Employee Stock Option Plan Details

When an employee is enrolled in a stock option plan by their employer, a certain amount of their salary is deducted and automatically used to purchase stocks. After a preplanned period, say six months, the employee’s contributions are converted into company stocks. The number of stocks that an employee can purchase is equivalent to the amount deducted. An employee stock option plan is only available in publicly traded companies.

Employee stock option plans hold great significance to both the employer and the employee. The most notable significance is that they can hold huge financial benefits for the employee. Profits from the stocks can easily surpass an employee’s salary and quickly turn them into a millionaire. Of course, this is also dependent on how fast the company is growing.

Another benefit of the employee stock option plan is that if the employer cannot pay market-rate salaries, they can offer their employees these options instead of a salary. While this will work for the employer, it can often be a gamble for the employee if it is a start-up and it goes belly up.

Example of Employee Stock Options

Here is how an employee stock option works. First of all, stock options offer employees an assured amount of stocks for a specific price during a predetermined period. Typically, these options have an expiration date; otherwise, they are rendered worthless.

For instance, an employee can purchase 1,000 stocks at the rate of $150 per stock. This price is known as the strike price or the exercise price. There is a caveat; however, the employee can only exercise these options once they are vested.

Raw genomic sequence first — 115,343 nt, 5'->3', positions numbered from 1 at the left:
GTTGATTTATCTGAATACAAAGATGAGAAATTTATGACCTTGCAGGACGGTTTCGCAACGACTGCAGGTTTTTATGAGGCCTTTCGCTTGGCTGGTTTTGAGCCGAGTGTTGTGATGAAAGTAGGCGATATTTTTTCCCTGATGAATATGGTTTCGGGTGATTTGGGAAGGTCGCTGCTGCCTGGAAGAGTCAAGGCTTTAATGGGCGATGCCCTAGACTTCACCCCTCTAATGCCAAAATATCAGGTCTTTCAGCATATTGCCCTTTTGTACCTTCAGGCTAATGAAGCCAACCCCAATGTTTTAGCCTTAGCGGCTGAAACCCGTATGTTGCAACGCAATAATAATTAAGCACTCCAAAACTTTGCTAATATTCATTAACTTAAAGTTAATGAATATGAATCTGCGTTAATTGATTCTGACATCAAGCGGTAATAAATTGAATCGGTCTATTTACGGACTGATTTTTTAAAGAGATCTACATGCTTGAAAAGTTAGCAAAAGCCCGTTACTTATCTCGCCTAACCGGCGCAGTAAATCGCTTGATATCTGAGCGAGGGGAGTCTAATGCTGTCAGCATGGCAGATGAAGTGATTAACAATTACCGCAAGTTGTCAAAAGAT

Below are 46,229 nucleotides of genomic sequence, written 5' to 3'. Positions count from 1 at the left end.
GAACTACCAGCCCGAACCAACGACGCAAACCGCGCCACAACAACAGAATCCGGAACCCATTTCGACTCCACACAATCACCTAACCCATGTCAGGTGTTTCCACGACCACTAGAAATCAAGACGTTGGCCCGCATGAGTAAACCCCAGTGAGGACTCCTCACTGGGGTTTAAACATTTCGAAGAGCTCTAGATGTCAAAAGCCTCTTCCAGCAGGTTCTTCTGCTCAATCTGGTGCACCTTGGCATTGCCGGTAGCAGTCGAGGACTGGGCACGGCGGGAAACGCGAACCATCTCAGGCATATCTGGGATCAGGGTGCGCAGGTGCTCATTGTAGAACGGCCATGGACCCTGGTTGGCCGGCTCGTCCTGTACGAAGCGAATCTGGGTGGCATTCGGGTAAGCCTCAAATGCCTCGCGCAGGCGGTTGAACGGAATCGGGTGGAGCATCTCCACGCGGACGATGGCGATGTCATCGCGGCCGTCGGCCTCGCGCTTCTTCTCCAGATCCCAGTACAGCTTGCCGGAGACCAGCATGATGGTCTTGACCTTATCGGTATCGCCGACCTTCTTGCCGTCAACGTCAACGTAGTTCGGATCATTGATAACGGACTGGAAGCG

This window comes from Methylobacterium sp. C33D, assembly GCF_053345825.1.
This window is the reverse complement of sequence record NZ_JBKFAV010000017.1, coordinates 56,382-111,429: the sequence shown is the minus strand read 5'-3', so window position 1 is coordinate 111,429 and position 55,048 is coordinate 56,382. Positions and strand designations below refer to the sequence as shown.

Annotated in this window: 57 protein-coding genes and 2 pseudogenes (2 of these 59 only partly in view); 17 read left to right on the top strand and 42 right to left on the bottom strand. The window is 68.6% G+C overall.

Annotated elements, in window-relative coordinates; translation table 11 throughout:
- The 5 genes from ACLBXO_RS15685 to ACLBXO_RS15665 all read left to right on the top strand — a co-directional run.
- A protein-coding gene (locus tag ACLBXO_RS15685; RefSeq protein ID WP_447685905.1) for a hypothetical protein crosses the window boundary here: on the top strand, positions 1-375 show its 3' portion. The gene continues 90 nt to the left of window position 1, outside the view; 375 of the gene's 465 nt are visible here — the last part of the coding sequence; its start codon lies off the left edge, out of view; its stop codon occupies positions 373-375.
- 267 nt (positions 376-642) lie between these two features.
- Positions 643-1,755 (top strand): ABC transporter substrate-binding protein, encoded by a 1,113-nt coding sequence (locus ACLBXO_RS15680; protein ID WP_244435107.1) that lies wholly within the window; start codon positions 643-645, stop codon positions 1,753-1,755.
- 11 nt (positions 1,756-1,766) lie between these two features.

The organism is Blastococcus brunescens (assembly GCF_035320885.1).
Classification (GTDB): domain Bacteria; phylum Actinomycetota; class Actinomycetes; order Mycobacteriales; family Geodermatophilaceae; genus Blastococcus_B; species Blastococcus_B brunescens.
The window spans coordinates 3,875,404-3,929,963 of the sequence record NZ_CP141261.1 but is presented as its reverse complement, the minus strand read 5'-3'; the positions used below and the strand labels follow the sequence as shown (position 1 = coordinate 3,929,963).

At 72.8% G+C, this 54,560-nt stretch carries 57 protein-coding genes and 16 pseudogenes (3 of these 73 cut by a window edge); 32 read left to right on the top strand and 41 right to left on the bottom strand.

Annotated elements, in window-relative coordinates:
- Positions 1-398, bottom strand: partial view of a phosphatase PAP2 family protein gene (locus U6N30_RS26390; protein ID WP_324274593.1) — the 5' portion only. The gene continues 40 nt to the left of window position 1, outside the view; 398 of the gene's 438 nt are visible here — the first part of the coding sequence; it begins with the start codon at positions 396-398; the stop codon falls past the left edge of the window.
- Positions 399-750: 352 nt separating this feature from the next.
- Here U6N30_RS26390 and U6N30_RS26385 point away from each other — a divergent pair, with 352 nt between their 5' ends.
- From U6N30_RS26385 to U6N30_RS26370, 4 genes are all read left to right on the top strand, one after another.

An employer may decide to set up a multi-year vesting program where an employee will be vested in 200 stocks in the first year; then, this amount may double in the next year. Each year, the employee will be able to buy or exercise the stocks offered. This vesting program aims to incentivize the employee to work longer in the company.

Types of Employee Stock Options

There are two types of Employee Stock Options;

Incentive Stock Options (ISOs)

Incentive Stock Options are a type of employee stock option which qualifies for exceptional tax treatment as long as you hold on to your stock for at least two years after purchase or exercise. The IRS treats them as long-term capital gains, hence the preferential tax treatment. However, when selling these options, you will be liable to pay a tax. These stock options are usually only offered to top-tier staff or management.

Non-Qualified Stock Options (NSOs)

These stocks are offered to all employees in a company, board members, including consultants. The profits gained on these stocks are usually considered ordinary income, and the same tax applies. Another name for these stock options is Non-Statutory Stock Options.